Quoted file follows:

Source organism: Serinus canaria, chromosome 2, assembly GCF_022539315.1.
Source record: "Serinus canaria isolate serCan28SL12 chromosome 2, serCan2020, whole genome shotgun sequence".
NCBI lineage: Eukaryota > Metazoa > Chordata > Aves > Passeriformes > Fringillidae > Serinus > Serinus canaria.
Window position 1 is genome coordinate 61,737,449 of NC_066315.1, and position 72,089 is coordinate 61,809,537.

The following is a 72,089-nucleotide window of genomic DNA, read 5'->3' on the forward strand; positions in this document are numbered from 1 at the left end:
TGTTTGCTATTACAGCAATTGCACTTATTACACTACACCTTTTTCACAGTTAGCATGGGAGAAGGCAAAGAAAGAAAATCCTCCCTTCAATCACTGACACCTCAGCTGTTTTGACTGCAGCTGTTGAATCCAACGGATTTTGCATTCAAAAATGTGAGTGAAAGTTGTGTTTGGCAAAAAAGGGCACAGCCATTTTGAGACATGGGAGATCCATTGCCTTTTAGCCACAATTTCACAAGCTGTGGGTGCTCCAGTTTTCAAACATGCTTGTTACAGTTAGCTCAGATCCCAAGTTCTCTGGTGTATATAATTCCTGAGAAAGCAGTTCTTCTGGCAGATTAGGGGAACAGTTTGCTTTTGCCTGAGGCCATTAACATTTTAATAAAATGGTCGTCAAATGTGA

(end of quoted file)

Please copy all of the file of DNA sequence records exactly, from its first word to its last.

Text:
Source organism: Serinus canaria, chromosome 2, assembly GCF_022539315.1.
Source record: "Serinus canaria isolate serCan28SL12 chromosome 2, serCan2020, whole genome shotgun sequence".
NCBI lineage: Eukaryota > Metazoa > Chordata > Aves > Passeriformes > Fringillidae > Serinus > Serinus canaria.
Window position 1 is genome coordinate 61,737,449 of NC_066315.1, and position 72,089 is coordinate 61,809,537.

The following is a 72,089-nucleotide window of genomic DNA, read 5'->3' on the forward strand; positions in this document are numbered from 1 at the left end:
TGTTTGCTATTACAGCAATTGCACTTATTACACTACACCTTTTTCACAGTTAGCATGGGAGAAGGCAAAGAAAGAAAATCCTCCCTTCAATCACTGACACCTCAGCTGTTTTGACTGCAGCTGTTGAATCCAACGGATTTTGCATTCAAAAATGTGAGTGAAAGTTGTGTTTGGCAAAAAAGGGCACAGCCATTTTGAGACATGGGAGATCCATTGCCTTTTAGCCACAATTTCACAAGCTGTGGGTGCTCCAGTTTTCAAACATGCTTGTTACAGTTAGCTCAGATCCCAAGTTCTCTGGTGTATATAATTCCTGAGAAAGCAGTTCTTCTGGCAGATTAGGGGAACAGTTTGCTTTTGCCTGAGGCCATTAACATTTTAATAAAATGGTCGTCAAATGTGA